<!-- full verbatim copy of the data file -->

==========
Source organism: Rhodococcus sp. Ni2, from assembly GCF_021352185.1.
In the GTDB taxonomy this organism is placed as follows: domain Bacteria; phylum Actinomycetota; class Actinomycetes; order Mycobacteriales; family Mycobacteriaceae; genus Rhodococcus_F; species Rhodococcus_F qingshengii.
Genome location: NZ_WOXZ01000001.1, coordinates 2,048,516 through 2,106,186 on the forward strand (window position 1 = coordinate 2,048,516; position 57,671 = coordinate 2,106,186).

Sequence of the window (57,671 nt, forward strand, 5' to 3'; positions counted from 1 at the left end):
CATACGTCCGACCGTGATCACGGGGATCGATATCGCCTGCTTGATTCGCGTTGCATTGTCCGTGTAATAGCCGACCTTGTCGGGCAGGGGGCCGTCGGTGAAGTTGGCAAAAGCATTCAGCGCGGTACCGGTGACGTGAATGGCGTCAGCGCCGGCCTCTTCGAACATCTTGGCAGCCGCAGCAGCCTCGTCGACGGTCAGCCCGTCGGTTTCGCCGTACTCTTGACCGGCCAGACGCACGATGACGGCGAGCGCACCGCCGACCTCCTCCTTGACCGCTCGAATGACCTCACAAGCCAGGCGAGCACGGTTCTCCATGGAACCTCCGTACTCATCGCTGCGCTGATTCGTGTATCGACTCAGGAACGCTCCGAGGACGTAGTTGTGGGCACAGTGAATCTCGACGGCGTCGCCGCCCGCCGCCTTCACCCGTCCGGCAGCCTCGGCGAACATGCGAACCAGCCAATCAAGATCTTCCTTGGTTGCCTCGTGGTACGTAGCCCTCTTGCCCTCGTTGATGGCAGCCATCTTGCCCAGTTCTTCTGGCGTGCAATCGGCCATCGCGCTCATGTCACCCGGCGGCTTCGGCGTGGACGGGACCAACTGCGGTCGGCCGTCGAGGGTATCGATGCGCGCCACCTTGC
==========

Source organism: Rhodococcus sp. Ni2, from assembly GCF_021352185.1.
In the GTDB taxonomy this organism is placed as follows: domain Bacteria; phylum Actinomycetota; class Actinomycetes; order Mycobacteriales; family Mycobacteriaceae; genus Rhodococcus_F; species Rhodococcus_F qingshengii.
Genome location: NZ_WOXZ01000001.1, coordinates 2,048,516 through 2,106,186 on the forward strand (window position 1 = coordinate 2,048,516; position 57,671 = coordinate 2,106,186).

Sequence of the window (57,671 nt, forward strand, 5' to 3'; positions counted from 1 at the left end):
CATACGTCCGACCGTGATCACGGGGATCGATATCGCCTGCTTGATTCGCGTTGCATTGTCCGTGTAATAGCCGACCTTGTCGGGCAGGGGGCCGTCGGTGAAGTTGGCAAAAGCATTCAGCGCGGTACCGGTGACGTGAATGGCGTCAGCGCCGGCCTCTTCGAACATCTTGGCAGCCGCAGCAGCCTCGTCGACGGTCAGCCCGTCGGTTTCGCCGTACTCTTGACCGGCCAGACGCACGATGACGGCGAGCGCACCGCCGACCTCCTCCTTGACCGCTCGAATGACCTCACAAGCCAGGCGAGCACGGTTCTCCATGGAACCTCCGTACTCATCGCTGCGCTGATTCGTGTATCGACTCAGGAACGCTCCGAGGACGTAGTTGTGGGCACAGTGAATCTCGACGGCGTCGCCGCCCGCCGCCTTCACCCGTCCGGCAGCCTCGGCGAACATGCGAACCAGCCAATCAAGATCTTCCTTGGTTGCCTCGTGGTACGTAGCCCTCTTGCCCTCGTTGATGGCAGCCATCTTGCCCAGTTCTTCTGGCGTGCAATCGGCCATCGCGCTCATGTCACCCGGCGGCTTCGGCGTGGACGGGACCAACTGCGGTCGGCCGTCGAGGGTATCGATGCGCGCCACCTTGC